Let no one be in any doubt: the responsibility for the breakdown of Germany’s coalition talks lies with Angela Merkel, and her failure has brought the end of her political career much closer.
Given Merkel’s success in delivering full employment at home and broadly reconciling Europe to German leadership over the last decade, that’s bad for Germany.
It’s even worse for Europe, given her success in holding the Eurozone together, in stiffening Europe’s spine in the face of Vladimir Putin’s provocations, and in leading a coherent defense of the EU’s integrity against populist surges from the U.K. to Poland and Italy.
Most of the criticism in Germany this morning is being aimed at the pro-business Free Democratic Party, whose leader Christian Lindner triggered the collapse of talks by walking out late on Sunday evening, in a huff over immigration, tax cuts, and environmental policy. But the reality is that a strong leader at the helm of Merkel’s Christian Democratic bloc, which polled 32.9% in September compared to the FDP’s 10.7%, would never have allowed the tail to believe it could wag the dog.
The source of that weakness is, ultimately, the 2015 migrant crisis. Merkel’s ‘welcome policy’—a huge shift to the center for what is notionally Europe’s largest conservative party—left a gap on the right wing that has been filled by the Alternative for Germany (AfD). Anxiety over further losses to the AfD, especially at next year’s state elections in Bavaria, has stopped Merkel imposing her more liberal world view on her uppity junior partners.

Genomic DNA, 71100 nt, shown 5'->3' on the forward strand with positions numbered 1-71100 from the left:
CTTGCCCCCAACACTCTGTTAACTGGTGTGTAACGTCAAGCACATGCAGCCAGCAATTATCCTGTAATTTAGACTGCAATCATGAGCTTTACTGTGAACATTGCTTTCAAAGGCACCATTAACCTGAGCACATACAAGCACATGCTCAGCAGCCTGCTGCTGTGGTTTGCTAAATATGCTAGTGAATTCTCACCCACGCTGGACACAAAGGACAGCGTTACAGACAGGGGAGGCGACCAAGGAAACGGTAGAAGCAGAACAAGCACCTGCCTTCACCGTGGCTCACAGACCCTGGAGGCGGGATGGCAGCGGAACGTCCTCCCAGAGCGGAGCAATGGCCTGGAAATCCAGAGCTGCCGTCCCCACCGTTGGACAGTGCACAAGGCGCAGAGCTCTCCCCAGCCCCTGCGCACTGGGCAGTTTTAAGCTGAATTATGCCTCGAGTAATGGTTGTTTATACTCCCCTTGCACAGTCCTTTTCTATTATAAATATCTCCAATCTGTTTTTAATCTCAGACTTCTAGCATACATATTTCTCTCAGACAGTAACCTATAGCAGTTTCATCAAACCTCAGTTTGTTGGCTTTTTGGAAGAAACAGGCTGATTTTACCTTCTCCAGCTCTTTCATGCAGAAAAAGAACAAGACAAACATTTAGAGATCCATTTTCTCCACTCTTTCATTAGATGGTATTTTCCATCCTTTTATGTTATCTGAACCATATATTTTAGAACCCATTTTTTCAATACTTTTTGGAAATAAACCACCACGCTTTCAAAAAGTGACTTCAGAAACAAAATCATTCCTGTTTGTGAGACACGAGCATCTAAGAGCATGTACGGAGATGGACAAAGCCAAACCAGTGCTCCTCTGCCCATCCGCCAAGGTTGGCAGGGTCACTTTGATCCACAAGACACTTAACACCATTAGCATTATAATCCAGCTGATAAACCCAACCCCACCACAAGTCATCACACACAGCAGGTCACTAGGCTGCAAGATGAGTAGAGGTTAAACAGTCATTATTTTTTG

What happens next is out of Merkel’s control. The Bundestag will have three chances to elect a Chancellor over the coming weeks. The first two rounds of voting would demand an majority of votes, something that Merkel doesn’t have. After the third vote, Germany’s President, Frank Walter Steinmeier, can either appoint the CDU/CSU leader to head a minority government, or dissolve the chamber and call new elections (something that would be a first for the Federal Republic).
Germans may prefer a minority government to new elections, with or without the Greens who were the other party to the coalition talks. The corollary of that is an enfeebled fin de règne in which Merkel defends a centrist legacy against attacks from both sides, accompanied by a gradual loss of party discipline as potential successors jockey for position.
Some such as France’s new President Emmanuel Macron may see that as an opportunity to restore a balance within Europe. In reality, however, the EU has no substitute for German leadership. Without a clear voice from Berlin, the EU will simply find it harder to articulate policies to deal with the suppression of civil rights in central Europe, the splintering of the single market through Brexit and—heaven help us—a possible renewal of the Eurozone crisis amid as global interest rates turn higher.
For all his misplaced self-importance, Lindner’s diagnosis last night went to the heart of German and European political divisions that are only being papered over by an admittedly strong upswing in the economic cycle.
“The four partners in the conversation weren’t able to develop a common vision for the modernization of our country or, above all, a common basis of trust,” Lindner said. “We don’t know what’s store for Germany, in Europe and in the world, in the coming years, but if four partners aren’t able to work out a common plan even for what can be foreseen…that doesn’t suggest that they will be able to react appropriately to what can’t be foreseen.”
But the one thing that virtually no one had foreseen was that Merkel, the master of compromise, would suddenly lose her touch. If this were just the waning of a single politician’s star, the consequences might not be so serious. The worry is that the Federal Republic’s proud 70-year tradition of constructive consensus-building is under threat too, and that the legacy of 2015 is a Germany that has become fundamentally less predictable and harder to govern. And the consequences of that will be felt far beyond Germany’s borders.